NOVEMBER 12, 1946
NEW YORK, Monday—I have been watching with interest some of the Republican pronouncements that have come as a result of their victory last Tuesday.
First and foremost came an announcement from Senator Taft on economy. The Federal budget will be cut, he says, and while he was not as optimistic about an income tax cut as Rep. Harold Knutson, still cautiously he admitted that there might be a cut. One gathers that these economies in federal government are going to be effected through curtailing the President's war powers and doing away with wartime agencies. Of course, they are not going to affect in any way any of the services rendered by government that are of benefit to the people.
Senator Taft himself is committed to more and better housing, but, apart from that, very few things that affect the lives of the people have received his unqualified support. Therefore, it will be interesting to see how these economies are made.
Senator Vandenberg has given assurance to the foreign nations, some of whom were a little troubled, that there will be no change in our bipartisan foreign policy as a result of the change in the Congressional party in power. That must have calmed some fears! In another item I saw that Nelson Rockefeller had assured the South American countries that the program of goodwill now being carried on would most certainly be continued under Republican administration.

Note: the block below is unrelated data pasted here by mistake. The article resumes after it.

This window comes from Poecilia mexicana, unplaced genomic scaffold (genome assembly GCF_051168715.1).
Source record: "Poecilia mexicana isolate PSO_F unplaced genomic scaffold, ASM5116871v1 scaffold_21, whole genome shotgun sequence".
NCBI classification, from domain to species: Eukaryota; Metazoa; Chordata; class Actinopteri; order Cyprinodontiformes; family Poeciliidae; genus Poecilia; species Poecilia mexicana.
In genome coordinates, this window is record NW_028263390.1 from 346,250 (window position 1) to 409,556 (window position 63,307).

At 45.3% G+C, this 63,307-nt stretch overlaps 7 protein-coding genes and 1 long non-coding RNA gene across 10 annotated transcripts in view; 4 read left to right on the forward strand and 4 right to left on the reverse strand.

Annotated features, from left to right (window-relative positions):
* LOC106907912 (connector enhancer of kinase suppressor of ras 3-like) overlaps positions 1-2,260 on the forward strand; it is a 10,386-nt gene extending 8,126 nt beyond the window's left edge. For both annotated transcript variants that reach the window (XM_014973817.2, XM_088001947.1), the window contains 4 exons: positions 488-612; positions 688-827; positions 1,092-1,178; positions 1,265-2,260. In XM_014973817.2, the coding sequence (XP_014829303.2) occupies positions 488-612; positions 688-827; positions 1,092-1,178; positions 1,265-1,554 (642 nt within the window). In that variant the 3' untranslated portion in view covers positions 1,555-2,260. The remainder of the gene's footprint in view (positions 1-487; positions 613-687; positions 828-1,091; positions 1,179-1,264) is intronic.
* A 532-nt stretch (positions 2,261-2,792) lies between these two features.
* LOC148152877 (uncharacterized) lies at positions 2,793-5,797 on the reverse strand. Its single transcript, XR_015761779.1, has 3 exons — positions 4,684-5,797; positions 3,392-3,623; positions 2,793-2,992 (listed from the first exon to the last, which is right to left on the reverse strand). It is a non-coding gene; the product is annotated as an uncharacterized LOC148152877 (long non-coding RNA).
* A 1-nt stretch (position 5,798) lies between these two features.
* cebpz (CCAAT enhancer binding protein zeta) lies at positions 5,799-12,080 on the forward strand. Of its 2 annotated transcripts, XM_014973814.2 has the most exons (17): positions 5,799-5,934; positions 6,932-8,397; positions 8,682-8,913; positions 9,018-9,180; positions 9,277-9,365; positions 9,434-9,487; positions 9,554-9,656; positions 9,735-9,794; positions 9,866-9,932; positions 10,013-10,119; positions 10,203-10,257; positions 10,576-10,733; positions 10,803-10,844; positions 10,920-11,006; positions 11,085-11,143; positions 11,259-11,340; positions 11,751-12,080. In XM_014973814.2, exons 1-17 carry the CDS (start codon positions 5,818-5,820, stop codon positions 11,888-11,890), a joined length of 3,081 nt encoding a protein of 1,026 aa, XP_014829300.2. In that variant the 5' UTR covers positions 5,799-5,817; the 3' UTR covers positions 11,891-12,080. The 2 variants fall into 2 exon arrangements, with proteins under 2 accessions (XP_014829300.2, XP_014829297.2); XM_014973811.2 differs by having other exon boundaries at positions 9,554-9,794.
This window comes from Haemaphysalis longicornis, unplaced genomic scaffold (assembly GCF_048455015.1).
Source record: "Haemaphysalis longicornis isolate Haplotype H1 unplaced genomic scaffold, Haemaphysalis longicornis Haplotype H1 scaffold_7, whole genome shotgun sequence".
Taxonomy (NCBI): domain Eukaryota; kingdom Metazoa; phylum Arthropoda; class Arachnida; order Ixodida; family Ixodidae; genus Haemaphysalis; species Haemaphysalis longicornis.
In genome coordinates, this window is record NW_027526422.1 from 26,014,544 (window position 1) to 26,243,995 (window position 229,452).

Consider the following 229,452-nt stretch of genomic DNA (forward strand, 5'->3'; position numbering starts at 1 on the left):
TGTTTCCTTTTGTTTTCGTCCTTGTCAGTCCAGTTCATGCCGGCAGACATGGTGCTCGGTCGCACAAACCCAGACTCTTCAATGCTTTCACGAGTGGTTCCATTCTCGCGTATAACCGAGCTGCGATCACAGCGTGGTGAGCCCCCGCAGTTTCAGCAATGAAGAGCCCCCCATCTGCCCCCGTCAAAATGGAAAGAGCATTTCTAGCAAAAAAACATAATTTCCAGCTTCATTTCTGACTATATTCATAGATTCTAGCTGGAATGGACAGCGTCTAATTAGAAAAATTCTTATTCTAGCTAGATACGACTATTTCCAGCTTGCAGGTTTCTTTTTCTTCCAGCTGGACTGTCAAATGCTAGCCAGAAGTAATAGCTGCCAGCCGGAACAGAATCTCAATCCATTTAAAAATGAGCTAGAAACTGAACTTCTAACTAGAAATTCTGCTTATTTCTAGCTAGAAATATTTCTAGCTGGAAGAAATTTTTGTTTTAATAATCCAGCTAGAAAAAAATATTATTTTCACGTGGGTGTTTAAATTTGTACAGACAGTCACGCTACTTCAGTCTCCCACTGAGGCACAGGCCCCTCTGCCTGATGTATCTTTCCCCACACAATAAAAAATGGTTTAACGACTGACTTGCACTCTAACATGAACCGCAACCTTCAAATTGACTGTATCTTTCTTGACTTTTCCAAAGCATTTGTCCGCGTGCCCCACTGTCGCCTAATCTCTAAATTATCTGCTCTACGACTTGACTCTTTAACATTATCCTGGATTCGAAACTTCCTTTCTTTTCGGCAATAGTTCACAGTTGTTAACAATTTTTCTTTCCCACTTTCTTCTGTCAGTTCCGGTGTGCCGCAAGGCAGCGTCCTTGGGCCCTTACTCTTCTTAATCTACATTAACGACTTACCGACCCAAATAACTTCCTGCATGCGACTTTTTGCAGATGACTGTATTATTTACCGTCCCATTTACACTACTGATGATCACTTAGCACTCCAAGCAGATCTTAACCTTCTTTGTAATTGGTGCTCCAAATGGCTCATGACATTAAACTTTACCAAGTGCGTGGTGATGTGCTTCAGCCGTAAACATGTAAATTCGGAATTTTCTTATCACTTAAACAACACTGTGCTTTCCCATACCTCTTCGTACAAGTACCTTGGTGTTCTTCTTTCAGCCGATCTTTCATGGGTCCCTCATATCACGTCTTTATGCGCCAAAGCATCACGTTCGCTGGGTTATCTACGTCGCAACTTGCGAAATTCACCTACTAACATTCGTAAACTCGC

A third thing that several Republicans have announced in the press is their determination to see that labor is "brought into line." They have announced that there will be amendments made to the Wagner Act. In fact, it has been said that they have bills ready for introduction that would forbid strikes and the closed shop.
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Governor Dewey, in his New York State campaign, wept over the terrible conditions that he claims he had inherited in our state institutions for the insane and which he was now, at the end of four years in office, about to begin to improve.
We will wish him well in that attempt, but we also wonder what he expects to do with some of the other institutions in the state that are not really accomplishing the best possible results. I happen to believe that any institutions that deal with children and young people are of paramount importance. When a mature man goes to jail for a crime, there is very little you can do except to punish him. When a youngster starts downhill, however, there is a great deal that you can do to change his development and put his feet into better paths.
For us in New York State, it will be very interesting to watch the accomplishments of the Republican party in their second term of office.
The record of Senator-elect Irving M. Ives, particularly where international questions are involved, will be carefully scrutinized. He knows something of labor questions but has still to be tested about foreign affairs.
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Curiously enough, the Democratic party, which has been so split as a majority party, will in all probability be much more unified in the minority. Even though it is announced that the Republicans are still counting on a coalition with some of the most reactionary Southern Democrats, the few progressive Democrats are going to be working together in very much closer harmony than they have been in the past few years.